In the first type of attack, there is an invasion in another app’s external storage files by insertion of malicious data which results in the crashing of the application. This attack could exploit the rival apps and could easily take advantage of the faulty design and malicious codes could be injected within.

The crashed app will ask for more permissions than the original one and if so, the attacker would have a chance to bum up his ability to approach more sensitive features. These permissions are such that are not at all received by the original app.
There exist applications that put update files into the external storage, before the update is done. Those files could be easily replaced with the malicious versions of themselves or a third party application, altogether. This is what the case is, in the second type, when the apps get updates; there is an attacker app that supervises the space of the external storage.

How To Avoid The Attack.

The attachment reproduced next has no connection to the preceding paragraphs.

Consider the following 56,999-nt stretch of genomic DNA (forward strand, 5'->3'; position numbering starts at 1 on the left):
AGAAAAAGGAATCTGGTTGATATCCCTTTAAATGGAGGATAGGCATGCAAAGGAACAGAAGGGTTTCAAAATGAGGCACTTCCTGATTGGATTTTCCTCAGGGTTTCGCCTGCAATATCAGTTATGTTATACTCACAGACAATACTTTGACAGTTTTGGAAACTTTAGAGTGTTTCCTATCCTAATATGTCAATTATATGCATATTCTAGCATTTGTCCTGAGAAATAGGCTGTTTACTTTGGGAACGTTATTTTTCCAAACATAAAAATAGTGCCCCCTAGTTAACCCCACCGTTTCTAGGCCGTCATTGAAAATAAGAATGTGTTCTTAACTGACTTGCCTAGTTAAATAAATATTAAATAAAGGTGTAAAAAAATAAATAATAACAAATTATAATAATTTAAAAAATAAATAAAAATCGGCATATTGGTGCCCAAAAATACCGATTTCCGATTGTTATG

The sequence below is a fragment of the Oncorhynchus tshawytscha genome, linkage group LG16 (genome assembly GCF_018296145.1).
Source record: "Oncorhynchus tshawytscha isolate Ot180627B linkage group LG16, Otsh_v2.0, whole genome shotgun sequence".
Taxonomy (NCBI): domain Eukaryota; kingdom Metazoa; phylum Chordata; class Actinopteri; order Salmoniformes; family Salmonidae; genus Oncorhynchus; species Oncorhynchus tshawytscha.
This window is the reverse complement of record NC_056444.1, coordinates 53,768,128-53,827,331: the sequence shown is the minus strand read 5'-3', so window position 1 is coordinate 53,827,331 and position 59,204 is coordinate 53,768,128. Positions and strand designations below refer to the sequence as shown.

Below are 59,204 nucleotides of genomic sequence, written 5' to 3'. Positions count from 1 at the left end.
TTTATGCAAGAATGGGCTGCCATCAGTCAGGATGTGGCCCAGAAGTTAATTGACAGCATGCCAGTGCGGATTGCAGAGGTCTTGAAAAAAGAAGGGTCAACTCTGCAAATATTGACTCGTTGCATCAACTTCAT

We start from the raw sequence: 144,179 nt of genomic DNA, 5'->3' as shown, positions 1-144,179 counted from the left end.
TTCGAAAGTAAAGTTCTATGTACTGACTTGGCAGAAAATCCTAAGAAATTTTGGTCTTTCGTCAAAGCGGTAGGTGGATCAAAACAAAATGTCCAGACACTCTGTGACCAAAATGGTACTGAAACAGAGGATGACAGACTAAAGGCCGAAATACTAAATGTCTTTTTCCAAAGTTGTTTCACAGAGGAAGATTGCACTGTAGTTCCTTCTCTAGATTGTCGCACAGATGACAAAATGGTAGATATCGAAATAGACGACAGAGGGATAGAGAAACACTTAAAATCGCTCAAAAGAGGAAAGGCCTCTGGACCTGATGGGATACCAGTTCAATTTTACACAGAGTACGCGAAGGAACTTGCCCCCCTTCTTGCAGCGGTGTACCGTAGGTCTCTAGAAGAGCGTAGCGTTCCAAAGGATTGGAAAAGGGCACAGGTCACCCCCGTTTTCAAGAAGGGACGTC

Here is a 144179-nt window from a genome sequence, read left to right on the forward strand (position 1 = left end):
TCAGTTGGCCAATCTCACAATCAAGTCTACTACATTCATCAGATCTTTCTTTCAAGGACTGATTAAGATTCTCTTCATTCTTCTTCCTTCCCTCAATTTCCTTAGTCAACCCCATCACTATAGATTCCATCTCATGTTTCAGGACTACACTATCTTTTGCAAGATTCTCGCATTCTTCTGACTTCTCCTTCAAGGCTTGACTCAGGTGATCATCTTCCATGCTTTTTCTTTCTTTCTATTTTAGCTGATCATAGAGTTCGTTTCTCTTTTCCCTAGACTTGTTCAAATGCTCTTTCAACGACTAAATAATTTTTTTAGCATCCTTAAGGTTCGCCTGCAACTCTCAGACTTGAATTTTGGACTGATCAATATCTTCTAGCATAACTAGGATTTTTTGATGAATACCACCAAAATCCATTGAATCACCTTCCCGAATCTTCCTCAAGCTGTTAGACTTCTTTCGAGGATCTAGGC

1.     When dealing with data from the external storage, perform input validation.
2.     External storage should not be filled with class files or ‘executables’.
3.     Preceding the dynamic loading the external storage files must be signed and cryptographically verified.

Some pretty popular apps were detected with the two types of ‘Man-in-the-disk’ attack, according to Check Point. To cite some examples, Google Translate, Yandex Search, Yandex Translate, Google Voice Typing and the super trendy Xiaomi are the applications that are exposed to the malicious update type attack.
The primary reason, these Android apps are being attacked is that the application developers have carelessly overlooked the Android Security Guidelines that include the basic methods for working with external storage.